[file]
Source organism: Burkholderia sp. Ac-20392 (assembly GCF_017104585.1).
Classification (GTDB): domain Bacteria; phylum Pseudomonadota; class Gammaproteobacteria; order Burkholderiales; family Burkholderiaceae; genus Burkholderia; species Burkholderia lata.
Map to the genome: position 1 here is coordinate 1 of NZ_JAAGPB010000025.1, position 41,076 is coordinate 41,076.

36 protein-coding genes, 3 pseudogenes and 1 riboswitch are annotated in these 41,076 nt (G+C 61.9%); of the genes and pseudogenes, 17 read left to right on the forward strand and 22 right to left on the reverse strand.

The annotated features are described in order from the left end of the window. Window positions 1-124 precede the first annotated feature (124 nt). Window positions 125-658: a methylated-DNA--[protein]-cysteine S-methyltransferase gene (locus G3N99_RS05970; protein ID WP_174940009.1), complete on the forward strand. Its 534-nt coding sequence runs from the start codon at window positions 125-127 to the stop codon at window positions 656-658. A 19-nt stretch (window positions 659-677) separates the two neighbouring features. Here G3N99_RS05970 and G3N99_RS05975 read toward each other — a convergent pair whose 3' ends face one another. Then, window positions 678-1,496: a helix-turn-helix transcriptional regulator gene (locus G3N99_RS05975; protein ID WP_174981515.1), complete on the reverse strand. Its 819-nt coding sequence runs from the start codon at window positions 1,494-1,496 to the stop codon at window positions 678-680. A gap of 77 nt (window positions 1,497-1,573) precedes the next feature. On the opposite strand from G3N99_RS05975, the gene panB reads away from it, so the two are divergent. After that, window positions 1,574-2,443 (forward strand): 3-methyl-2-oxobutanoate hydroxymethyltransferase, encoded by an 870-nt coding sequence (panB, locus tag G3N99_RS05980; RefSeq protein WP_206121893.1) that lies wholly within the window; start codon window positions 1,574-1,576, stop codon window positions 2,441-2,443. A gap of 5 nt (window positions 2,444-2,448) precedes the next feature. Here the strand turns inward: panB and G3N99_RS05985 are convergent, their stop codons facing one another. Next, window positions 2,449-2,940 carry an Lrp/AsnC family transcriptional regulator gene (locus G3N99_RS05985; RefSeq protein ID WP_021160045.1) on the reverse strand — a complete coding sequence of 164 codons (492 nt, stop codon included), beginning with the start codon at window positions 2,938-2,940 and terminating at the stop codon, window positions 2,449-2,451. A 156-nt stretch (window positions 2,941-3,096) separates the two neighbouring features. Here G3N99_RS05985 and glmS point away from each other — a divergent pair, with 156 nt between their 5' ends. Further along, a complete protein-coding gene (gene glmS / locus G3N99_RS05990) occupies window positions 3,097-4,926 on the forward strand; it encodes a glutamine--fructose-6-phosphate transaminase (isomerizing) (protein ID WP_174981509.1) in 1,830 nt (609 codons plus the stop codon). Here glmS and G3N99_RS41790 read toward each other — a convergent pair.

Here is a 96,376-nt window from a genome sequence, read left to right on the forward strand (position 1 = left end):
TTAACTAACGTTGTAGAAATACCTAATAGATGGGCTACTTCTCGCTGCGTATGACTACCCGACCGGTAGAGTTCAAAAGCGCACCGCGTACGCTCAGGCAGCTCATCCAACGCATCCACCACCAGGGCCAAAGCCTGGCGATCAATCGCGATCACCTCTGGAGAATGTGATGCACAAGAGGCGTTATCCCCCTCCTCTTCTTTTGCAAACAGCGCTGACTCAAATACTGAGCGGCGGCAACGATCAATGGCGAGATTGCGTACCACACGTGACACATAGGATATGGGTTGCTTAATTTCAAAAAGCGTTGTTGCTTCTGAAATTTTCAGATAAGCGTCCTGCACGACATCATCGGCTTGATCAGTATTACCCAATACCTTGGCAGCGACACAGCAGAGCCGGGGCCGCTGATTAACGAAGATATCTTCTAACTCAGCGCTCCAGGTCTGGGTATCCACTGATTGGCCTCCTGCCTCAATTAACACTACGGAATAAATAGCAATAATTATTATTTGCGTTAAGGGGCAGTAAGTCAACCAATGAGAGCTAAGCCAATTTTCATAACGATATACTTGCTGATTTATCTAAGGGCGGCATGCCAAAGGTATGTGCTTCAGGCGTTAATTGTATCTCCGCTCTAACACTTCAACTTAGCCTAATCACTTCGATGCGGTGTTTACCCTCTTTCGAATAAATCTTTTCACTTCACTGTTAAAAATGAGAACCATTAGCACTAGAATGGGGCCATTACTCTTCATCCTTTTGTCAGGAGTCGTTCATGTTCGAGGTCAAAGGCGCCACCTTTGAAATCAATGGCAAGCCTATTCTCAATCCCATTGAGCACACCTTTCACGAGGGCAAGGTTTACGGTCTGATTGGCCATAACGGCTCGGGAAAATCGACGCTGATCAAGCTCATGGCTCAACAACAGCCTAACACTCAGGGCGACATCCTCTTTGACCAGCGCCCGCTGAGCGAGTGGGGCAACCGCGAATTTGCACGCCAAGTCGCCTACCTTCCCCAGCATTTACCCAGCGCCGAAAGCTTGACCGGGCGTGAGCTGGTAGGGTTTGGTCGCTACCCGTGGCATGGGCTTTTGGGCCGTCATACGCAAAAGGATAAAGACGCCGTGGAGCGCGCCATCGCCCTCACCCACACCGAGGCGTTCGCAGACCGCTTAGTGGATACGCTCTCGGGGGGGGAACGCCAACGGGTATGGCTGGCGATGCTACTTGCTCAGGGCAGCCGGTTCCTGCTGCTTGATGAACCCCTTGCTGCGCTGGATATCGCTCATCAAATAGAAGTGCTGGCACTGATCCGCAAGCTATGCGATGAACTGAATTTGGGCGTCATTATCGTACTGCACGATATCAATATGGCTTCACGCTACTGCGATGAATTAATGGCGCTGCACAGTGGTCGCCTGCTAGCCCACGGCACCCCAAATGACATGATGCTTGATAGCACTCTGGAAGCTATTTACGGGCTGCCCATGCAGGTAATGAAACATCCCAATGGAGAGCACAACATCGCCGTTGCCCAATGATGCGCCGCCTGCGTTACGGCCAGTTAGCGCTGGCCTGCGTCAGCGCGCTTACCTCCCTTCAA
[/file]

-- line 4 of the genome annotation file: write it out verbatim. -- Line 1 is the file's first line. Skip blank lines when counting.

36 protein-coding genes, 3 pseudogenes and 1 riboswitch are annotated in these 41,076 nt (G+C 61.9%); of the genes and pseudogenes, 17 read left to right on the forward strand and 22 right to left on the reverse strand.